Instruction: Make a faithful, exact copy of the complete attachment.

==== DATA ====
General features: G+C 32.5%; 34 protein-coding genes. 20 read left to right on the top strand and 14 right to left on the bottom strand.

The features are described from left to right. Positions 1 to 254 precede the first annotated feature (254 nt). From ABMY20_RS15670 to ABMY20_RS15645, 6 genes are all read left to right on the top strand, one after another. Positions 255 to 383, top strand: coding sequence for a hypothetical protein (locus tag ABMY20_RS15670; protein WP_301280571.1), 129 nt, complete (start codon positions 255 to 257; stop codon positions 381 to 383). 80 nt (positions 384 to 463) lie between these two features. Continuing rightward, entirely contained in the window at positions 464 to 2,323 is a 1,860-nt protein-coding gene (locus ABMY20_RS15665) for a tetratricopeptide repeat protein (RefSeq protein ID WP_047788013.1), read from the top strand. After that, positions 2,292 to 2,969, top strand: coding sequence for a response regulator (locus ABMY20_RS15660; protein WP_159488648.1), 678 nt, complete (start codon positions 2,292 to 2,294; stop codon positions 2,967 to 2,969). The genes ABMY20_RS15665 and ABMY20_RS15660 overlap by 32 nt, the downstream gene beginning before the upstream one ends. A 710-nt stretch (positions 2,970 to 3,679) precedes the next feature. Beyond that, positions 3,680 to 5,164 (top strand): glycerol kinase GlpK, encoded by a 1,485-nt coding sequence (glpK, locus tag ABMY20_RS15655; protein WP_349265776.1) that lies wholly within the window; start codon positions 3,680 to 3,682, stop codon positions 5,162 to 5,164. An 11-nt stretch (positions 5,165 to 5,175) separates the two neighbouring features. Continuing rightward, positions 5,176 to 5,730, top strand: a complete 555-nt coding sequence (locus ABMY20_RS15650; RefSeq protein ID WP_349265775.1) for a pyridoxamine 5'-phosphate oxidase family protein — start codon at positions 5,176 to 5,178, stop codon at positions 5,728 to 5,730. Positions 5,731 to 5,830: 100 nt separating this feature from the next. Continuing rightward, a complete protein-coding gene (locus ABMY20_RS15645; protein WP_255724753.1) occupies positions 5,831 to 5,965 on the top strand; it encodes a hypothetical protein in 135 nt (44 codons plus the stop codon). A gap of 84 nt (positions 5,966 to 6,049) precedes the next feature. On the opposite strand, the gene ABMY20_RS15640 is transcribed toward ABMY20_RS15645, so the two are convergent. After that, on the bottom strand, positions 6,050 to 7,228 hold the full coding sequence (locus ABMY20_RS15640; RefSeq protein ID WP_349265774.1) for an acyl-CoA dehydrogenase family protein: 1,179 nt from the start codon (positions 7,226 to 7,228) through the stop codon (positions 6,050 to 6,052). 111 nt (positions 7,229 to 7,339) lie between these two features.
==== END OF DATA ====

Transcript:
General features: G+C 32.5%; 34 protein-coding genes. 20 read left to right on the top strand and 14 right to left on the bottom strand.

The features are described from left to right. Positions 1 to 254 precede the first annotated feature (254 nt). From ABMY20_RS15670 to ABMY20_RS15645, 6 genes are all read left to right on the top strand, one after another. Positions 255 to 383, top strand: coding sequence for a hypothetical protein (locus tag ABMY20_RS15670; protein WP_301280571.1), 129 nt, complete (start codon positions 255 to 257; stop codon positions 381 to 383). 80 nt (positions 384 to 463) lie between these two features. Continuing rightward, entirely contained in the window at positions 464 to 2,323 is a 1,860-nt protein-coding gene (locus ABMY20_RS15665) for a tetratricopeptide repeat protein (RefSeq protein ID WP_047788013.1), read from the top strand. After that, positions 2,292 to 2,969, top strand: coding sequence for a response regulator (locus ABMY20_RS15660; protein WP_159488648.1), 678 nt, complete (start codon positions 2,292 to 2,294; stop codon positions 2,967 to 2,969). The genes ABMY20_RS15665 and ABMY20_RS15660 overlap by 32 nt, the downstream gene beginning before the upstream one ends. A 710-nt stretch (positions 2,970 to 3,679) precedes the next feature. Beyond that, positions 3,680 to 5,164 (top strand): glycerol kinase GlpK, encoded by a 1,485-nt coding sequence (glpK, locus tag ABMY20_RS15655; protein WP_349265776.1) that lies wholly within the window; start codon positions 3,680 to 3,682, stop codon positions 5,162 to 5,164. An 11-nt stretch (positions 5,165 to 5,175) separates the two neighbouring features. Continuing rightward, positions 5,176 to 5,730, top strand: a complete 555-nt coding sequence (locus ABMY20_RS15650; RefSeq protein ID WP_349265775.1) for a pyridoxamine 5'-phosphate oxidase family protein — start codon at positions 5,176 to 5,178, stop codon at positions 5,728 to 5,730. Positions 5,731 to 5,830: 100 nt separating this feature from the next. Continuing rightward, a complete protein-coding gene (locus ABMY20_RS15645; protein WP_255724753.1) occupies positions 5,831 to 5,965 on the top strand; it encodes a hypothetical protein in 135 nt (44 codons plus the stop codon). A gap of 84 nt (positions 5,966 to 6,049) precedes the next feature. On the opposite strand, the gene ABMY20_RS15640 is transcribed toward ABMY20_RS15645, so the two are convergent. After that, on the bottom strand, positions 6,050 to 7,228 hold the full coding sequence (locus ABMY20_RS15640; RefSeq protein ID WP_349265774.1) for an acyl-CoA dehydrogenase family protein: 1,179 nt from the start codon (positions 7,226 to 7,228) through the stop codon (positions 6,050 to 6,052). 111 nt (positions 7,229 to 7,339) lie between these two features.